On the eve of Valentine’s Day, the current state of the country has left me questioning the true meaning of Love. Published in 1960, C.S. Lewis discussed the philosophical meaning of Love in his book, “The Four Loves”. I had to read this piece for a religion class called “Marriage” I took in college. Aside from receiving a B in the class, this work opened my eyes to the fact that we can legitimately express different styles of Love towards one another.
Prior to the social media age (Mark Zuckerberg adding the ability to “Love” someone’s post on Facebook, rather than simply “Like” it), The Four Loves were established as Storge, Philia, Eros and Agape. The first, Storge, deals with one’s comprehensive force towards family, friends and other social beings. This sort of love also includes the once friendship love that transcends into the sexual love. It is an attraction with whom the focus is on a commitment. The Greeks defined it as a natural affection. The second love, Philia, is often referred to as “Brotherly Love”. However, if you’ve been to an Eagles or Flyers game, you’d probably see that things have changed since the 1960’s. Aristotle viewed this type of love as a common means of happiness. Love ones surroundings and they will love you. Eros love, named after the Greek god of love, is simply the physical, sexual and romantic attraction. The fourth and final, Agape, is the greatest form of love, embracing a universal love, often believed to be the love originating with humanity.
Since its publication in the 60’s, the theory of love has taken a variety of forms. Beginning with Storge, Lewis believed this to be a dependency love, one which is acquired through natural character. This affection is developed through a natural love towards those closest to them, most commonly from a parent to a child. However, as the divorce rate climbs in our society to nearly 50%, could it be possible that less love is directed towards a child that comes from a home that doesn’t house both a mother and father? Or maybe in the 1960’s it wasn’t the norm to get divorced, so families remained together. Couples today are also getting married later in life and living with one another prior to exchanging vows, metaphorically concentrating on a love one day at a time. Lewis also believed that this love was often too expected, making those susceptible to its outcome.
Philia, otherwise known as the bond of friendship, isn’t as natural. It is developed out of an affection for common morals or interests. We develop such a love based on our current surroundings. Similar to the term “blood brothers”, two remain loyal to one another while sharing no sense of relation by birth. Again looking towards social media as a reference, we acquire friends through everyday interaction, but how many of those 1,000+ friends can we consider of a closer association? Is our personal Rolodex of acquaintances becoming so broad that we lessen such personal relationships? Back in the day, we would write letters to those we loved, creating a more intimate message. Now it seems we depend on mass texts or posts, allowing our message to reach a wider audience.
Eros, aka the erotic love, is similar to the term “being in love”. This is probably the one love that hasn’t changed since Lewis’ first pressing. We as a society still feel the intimacy and the desire for closeness. Aside from the divorce rate being higher since the 1960’s, we still embody a sense of mad love and heartache. We fall in love, and in my opinion, we don’t fall out of love, it just lessens with time. The term honeymoon phase is often referred to the first few months of a couple’s marriage. Ironically the term honeymoon comes from a European custom in which newlyweds would drink a cup of mead, a honey alcoholic beverage, during the first moon of their marriage. Yes, even in the 5th century couples had to drink to get through the first few months of marriage.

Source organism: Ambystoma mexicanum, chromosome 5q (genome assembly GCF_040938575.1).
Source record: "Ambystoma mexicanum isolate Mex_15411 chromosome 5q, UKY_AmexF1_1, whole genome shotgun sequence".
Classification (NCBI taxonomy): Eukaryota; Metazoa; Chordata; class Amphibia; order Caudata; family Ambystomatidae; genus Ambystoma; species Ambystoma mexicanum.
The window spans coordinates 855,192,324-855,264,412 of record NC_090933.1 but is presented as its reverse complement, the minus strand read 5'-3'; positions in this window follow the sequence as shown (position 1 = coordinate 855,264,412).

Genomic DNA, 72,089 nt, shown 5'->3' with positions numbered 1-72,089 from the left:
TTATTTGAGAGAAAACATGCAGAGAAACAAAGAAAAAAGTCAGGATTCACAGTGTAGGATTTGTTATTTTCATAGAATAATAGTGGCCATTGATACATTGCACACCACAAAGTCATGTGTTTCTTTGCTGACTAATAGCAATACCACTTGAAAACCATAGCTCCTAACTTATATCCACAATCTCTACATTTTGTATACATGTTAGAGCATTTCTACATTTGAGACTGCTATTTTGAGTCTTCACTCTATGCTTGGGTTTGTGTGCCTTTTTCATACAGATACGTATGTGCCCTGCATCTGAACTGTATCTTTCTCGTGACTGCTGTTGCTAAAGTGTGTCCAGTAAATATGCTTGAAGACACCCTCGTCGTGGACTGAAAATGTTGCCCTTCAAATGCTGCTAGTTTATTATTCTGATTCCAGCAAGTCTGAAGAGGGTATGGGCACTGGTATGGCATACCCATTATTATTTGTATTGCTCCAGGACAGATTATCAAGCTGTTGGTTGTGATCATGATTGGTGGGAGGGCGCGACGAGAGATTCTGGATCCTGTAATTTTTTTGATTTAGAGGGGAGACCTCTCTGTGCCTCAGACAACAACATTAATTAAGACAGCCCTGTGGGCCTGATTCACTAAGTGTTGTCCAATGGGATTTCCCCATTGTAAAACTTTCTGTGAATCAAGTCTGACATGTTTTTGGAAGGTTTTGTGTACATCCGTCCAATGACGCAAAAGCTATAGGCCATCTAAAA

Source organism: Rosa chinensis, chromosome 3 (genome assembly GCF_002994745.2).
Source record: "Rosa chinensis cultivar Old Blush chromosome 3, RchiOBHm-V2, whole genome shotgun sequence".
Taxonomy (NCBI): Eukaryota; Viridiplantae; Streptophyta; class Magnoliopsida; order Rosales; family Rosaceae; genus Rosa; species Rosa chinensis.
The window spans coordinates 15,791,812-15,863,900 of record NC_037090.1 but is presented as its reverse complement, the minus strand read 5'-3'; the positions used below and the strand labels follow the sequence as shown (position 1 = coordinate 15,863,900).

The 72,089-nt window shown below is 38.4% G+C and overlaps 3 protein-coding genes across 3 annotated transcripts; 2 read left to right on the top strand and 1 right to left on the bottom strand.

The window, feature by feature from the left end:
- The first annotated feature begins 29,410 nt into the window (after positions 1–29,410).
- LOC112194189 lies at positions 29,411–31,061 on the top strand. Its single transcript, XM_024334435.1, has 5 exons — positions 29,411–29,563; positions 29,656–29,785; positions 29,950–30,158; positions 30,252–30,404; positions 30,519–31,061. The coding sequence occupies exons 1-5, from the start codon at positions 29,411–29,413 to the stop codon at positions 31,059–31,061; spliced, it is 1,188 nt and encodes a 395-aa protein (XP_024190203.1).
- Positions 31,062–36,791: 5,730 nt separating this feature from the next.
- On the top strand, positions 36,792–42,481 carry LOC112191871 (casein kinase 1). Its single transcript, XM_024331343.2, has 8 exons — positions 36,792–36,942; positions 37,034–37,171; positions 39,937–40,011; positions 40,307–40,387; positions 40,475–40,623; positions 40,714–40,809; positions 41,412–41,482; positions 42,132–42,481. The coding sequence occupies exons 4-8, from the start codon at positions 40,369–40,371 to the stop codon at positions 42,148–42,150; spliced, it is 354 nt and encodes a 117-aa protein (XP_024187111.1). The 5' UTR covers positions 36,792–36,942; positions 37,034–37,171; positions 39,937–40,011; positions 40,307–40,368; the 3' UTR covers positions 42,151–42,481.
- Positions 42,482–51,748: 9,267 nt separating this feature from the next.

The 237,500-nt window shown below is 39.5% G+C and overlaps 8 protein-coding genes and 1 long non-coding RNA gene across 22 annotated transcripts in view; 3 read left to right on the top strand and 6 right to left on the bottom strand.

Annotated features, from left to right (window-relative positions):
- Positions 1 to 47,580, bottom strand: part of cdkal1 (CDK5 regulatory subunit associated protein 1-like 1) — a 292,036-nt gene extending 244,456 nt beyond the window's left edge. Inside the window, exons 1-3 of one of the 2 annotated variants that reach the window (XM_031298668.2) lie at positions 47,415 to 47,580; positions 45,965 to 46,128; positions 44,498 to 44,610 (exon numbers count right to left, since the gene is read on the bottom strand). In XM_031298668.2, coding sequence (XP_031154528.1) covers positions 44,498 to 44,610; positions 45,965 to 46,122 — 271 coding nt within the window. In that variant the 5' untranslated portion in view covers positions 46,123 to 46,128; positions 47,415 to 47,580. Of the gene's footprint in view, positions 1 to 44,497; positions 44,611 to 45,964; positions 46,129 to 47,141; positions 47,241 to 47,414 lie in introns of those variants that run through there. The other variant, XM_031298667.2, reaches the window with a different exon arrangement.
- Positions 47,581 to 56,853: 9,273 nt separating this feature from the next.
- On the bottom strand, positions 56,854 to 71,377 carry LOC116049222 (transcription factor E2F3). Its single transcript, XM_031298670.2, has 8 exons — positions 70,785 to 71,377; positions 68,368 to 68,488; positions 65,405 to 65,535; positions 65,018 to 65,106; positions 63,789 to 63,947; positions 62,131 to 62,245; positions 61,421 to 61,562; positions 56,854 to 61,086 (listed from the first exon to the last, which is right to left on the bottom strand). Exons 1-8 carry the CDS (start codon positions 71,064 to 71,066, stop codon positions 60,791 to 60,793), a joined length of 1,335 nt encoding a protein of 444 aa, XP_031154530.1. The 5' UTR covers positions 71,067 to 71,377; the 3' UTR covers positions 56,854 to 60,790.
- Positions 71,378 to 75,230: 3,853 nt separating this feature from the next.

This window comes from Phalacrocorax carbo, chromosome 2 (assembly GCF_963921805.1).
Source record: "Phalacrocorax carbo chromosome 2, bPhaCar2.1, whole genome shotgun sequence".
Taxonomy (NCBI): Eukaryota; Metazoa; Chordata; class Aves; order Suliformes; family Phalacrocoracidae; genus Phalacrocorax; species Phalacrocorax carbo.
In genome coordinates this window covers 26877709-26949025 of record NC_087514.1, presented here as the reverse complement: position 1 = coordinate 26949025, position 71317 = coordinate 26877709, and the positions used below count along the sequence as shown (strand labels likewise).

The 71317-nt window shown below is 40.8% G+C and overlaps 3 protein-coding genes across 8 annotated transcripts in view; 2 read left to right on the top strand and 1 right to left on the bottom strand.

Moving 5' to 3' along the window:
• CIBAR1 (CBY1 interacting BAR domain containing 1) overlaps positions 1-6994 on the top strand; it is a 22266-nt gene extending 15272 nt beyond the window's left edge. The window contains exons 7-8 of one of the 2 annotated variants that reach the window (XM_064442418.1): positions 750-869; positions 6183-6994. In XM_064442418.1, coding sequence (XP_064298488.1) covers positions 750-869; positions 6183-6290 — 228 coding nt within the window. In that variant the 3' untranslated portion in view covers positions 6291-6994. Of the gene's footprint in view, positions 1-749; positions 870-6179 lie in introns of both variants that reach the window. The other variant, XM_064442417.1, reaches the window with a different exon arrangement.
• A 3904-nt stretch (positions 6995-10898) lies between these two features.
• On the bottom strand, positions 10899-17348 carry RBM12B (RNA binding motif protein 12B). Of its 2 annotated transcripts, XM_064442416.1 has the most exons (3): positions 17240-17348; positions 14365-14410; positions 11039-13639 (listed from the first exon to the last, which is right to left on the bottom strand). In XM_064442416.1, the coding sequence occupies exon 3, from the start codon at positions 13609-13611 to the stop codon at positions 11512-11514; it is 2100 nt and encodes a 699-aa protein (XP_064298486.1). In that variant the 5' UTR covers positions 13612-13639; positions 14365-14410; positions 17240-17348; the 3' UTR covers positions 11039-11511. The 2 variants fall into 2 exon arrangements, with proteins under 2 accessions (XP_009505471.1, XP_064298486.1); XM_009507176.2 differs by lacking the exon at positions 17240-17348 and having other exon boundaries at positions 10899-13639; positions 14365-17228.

The finale love, Agape, is the highest form of love, embracing a universal and unconditional love. The religious form of this love is considered to be the love directed towards ones God. Regardless of the circumstance, this love is always the strongest and most vital. You may not always feel a sense of storge, philia or eros, but one can always assume this love, regardless of the context.
Being newly single, I can’t say that I’m too insightful when it comes to love (I did get a B in the class). However, studying people my entire life, it’s hard not to see the developments that have occurred in our society. Abraham Lincoln once said, “Folks are usually about as happy as they make their minds up to be.” Not everyone is born peaceful, yet neuroscience has proven that we have the ability as a society to bring happiness and content to our lives. We were taught as adolescents to love thy neighbor, however we’ve become accustomed to criticize their religious, political or philosophical beliefs. We’ve become so enthralled in other people’s lives that we relish in one another’s instant life updates.
Love does exist, yet sometimes I question its sincerity. A study by US News in 2015 said that Valentine’s spending neared $19 billion, stating that over 50% of Americans at least 18 years of age planned to celebrate the holiday in some form. While it’s great to see everyone rushing to Target to purchase a Hallmark card and teddy bear, does this act of affection really need to span across a 24-hour period? It’s about as heartfelt as a Drake love song.
As C.S. Lewis pointed out, there are different forms of love, but has it slowly become a cliché? We speak of love so vaguely that when we boil it down to what we truly love, it seems minimal. If we approach our community, like we would a conversation with your ex-girlfriends father (leaving out politics, religion and money), I think we as a society can begin to love and appreciate one another again. By the end of this semester, let’s try to get that B up to an A-.
Lead image: ana_c_golpe